The Internal Revenue Service has released a report on its recently expanded whistleblower program which now offers higher awards, but the report indicated that the number of taxpayers coming forward to report tax fraud has declined in the past two years.
In fiscal year 2012, 671 taxpayers submitted whistleblower claims that appeared to meet the necessary criteria, compared to 734 in fiscal 2011 and 5,545 in fiscal 2010. There were 332 submissions from whistleblowers in fiscal 2012, a slight increase from the 314 submissions in fiscal 2011, but less than the 422 in fiscal 2010 and 472 in fiscal 2009.
The IRS noted that a relatively small number of submissions account for a large number of taxpayers identified, as they contain long lists of taxpayers involved in the reported activity, or they lead to the identification of a large number of taxpayers. “While the numbers of taxpayers identified for FY 2011 and FY 2012 are substantially lower than prior years, experience has shown that these numbers are likely to rise as the information submitted is further analyzed,” the IRS added.
The IRS has been making efforts to streamline the whistleblower program in anticipation of more whistleblower claims as awards increased to 15 to 30 percent of the tax revenue recovered (see Tax Strategy: IRS Whistleblower Program Ramps up for Increased Activity). New regulations were proposed in December in response to complaints from whistleblowers, their attorneys and members of Congress.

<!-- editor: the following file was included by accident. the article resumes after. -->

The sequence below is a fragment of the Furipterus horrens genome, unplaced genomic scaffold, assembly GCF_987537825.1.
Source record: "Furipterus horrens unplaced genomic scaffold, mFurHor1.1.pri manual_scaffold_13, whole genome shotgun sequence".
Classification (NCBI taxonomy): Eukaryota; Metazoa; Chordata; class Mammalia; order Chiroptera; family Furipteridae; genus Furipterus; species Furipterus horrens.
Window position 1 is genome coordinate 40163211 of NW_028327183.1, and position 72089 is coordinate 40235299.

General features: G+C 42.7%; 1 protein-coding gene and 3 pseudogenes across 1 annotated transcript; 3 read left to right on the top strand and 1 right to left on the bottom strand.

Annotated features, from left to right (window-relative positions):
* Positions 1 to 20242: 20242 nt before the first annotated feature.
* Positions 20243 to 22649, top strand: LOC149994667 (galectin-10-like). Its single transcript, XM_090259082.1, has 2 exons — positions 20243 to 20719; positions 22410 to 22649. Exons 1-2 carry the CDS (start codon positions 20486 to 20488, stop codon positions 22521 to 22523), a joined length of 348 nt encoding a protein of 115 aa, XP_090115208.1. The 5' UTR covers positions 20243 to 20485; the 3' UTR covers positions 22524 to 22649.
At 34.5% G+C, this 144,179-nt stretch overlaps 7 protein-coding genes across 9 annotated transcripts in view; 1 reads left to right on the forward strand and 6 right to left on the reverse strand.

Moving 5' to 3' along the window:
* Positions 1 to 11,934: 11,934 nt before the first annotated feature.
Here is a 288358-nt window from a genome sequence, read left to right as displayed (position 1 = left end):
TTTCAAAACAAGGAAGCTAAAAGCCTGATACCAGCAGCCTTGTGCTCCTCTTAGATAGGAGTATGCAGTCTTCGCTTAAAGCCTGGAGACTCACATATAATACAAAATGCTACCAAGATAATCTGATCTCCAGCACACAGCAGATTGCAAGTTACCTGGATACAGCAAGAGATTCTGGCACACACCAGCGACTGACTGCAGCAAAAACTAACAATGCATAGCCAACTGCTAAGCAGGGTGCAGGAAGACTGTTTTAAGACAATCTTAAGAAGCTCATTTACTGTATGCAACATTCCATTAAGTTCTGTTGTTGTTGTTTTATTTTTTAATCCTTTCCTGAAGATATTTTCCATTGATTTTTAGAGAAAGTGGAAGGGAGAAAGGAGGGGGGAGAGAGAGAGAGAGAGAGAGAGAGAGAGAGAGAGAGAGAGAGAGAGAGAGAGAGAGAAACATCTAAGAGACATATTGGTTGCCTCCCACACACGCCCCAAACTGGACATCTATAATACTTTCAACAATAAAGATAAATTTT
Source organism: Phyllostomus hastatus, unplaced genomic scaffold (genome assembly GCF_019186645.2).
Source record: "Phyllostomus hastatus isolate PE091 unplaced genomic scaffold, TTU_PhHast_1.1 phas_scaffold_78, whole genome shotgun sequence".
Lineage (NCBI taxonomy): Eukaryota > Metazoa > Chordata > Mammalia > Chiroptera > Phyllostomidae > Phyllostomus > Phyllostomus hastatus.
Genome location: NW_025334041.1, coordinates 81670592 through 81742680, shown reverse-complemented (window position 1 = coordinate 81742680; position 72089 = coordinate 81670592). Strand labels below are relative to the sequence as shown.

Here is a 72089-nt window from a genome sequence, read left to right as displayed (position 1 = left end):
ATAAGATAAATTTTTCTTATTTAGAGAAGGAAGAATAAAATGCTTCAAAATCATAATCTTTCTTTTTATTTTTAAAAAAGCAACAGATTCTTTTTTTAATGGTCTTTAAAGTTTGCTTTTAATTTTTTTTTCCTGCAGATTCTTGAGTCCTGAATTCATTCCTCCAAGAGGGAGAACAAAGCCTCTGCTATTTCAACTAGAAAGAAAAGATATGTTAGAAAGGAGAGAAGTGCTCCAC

The report revealed that the IRS paid out a record level of $125.4 million in whistleblower claims in fiscal 2012, with the bulk of it going to UBS whistleblower Bradley Birkenfeld, who received a $104 million award. The other $21.4 million in awards still exceeded the $8 million paid in fiscal 2011.
However, whistleblower claims continue to take a long time to process. In FY 2011, the Whistleblower Office paid the first claims under Section 7623(b), which expanded the award size. Five claims have been paid so far under the revised law, the report noted. However, the number of payments made under the Section 7623(b) program is not projected to grow dramatically in fiscal 2013.
“It typically takes a number of years to analyze, investigate and/or audit, and collect proceeds," the IRS noted. “At each stage in the tax administration process, taxpayers have rights to challenge IRS findings, including administrative and judicial appeals.The incentive for taxpayers to exercise those rights increases as the amounts in dispute get larger, which can mean a longer timeline for whistleblower submissions alleging larger dollar noncompliance.”
Many of the individuals who submitted information to the IRS last year claimed to have inside knowledge of the reported transactions, often including extensive documentation in support of their claims. The IRS said it does not yet know how many of these cases will result in collected proceeds after examination or investigation, as the amounts alleged reflect only the whistleblower’s estimate of the potential recovery. Twelve of the 128 claims paid in fiscal year 2012 involved collections of more than $2 million.